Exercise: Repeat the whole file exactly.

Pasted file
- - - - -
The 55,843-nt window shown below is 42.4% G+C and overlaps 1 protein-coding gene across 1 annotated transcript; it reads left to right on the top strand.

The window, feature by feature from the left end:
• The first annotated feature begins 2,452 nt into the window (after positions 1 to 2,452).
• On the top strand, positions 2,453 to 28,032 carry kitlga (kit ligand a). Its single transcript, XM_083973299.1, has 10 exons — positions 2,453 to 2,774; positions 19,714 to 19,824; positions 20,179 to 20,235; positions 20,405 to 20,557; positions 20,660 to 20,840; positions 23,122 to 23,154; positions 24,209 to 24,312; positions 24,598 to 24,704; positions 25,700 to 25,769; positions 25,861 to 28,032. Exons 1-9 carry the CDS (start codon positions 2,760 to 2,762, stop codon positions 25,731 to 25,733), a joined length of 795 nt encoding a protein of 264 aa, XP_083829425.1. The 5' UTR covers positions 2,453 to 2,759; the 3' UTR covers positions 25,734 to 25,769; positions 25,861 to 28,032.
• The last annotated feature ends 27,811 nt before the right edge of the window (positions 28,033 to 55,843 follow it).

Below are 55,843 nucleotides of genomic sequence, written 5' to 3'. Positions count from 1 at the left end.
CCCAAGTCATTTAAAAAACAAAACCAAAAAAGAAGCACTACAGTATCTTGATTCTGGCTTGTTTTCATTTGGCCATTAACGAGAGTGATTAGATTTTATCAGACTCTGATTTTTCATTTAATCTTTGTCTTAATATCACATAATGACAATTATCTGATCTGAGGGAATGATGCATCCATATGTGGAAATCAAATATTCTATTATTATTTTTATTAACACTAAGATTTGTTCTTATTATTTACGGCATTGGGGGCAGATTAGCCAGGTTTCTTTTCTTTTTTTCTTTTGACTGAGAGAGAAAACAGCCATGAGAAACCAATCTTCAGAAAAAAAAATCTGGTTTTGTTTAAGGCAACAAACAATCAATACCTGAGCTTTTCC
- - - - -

The 55,843-nt window shown below is 42.4% G+C and overlaps 1 protein-coding gene across 1 annotated transcript; it reads left to right on the top strand.

The window, feature by feature from the left end:
• The first annotated feature begins 2,452 nt into the window (after positions 1 to 2,452).
• On the top strand, positions 2,453 to 28,032 carry kitlga (kit ligand a). Its single transcript, XM_083973299.1, has 10 exons — positions 2,453 to 2,774; positions 19,714 to 19,824; positions 20,179 to 20,235; positions 20,405 to 20,557; positions 20,660 to 20,840; positions 23,122 to 23,154; positions 24,209 to 24,312; positions 24,598 to 24,704; positions 25,700 to 25,769; positions 25,861 to 28,032. Exons 1-9 carry the CDS (start codon positions 2,760 to 2,762, stop codon positions 25,731 to 25,733), a joined length of 795 nt encoding a protein of 264 aa, XP_083829425.1. The 5' UTR covers positions 2,453 to 2,759; the 3' UTR covers positions 25,734 to 25,769; positions 25,861 to 28,032.
• The last annotated feature ends 27,811 nt before the right edge of the window (positions 28,033 to 55,843 follow it).

Below are 55,843 nucleotides of genomic sequence, written 5' to 3'. Positions count from 1 at the left end.
CCCAAGTCATTTAAAAAACAAAACCAAAAAAGAAGCACTACAGTATCTTGATTCTGGCTTGTTTTCATTTGGCCATTAACGAGAGTGATTAGATTTTATCAGACTCTGATTTTTCATTTAATCTTTGTCTTAATATCACATAATGACAATTATCTGATCTGAGGGAATGATGCATCCATATGTGGAAATCAAATATTCTATTATTATTTTTATTAACACTAAGATTTGTTCTTATTATTTACGGCATTGGGGGCAGATTAGCCAGGTTTCTTTTCTTTTTTTCTTTTGACTGAGAGAGAAAACAGCCATGAGAAACCAATCTTCAGAAAAAAAAATCTGGTTTTGTTTAAGGCAACAAACAATCAATACCTGAGCTTTTCC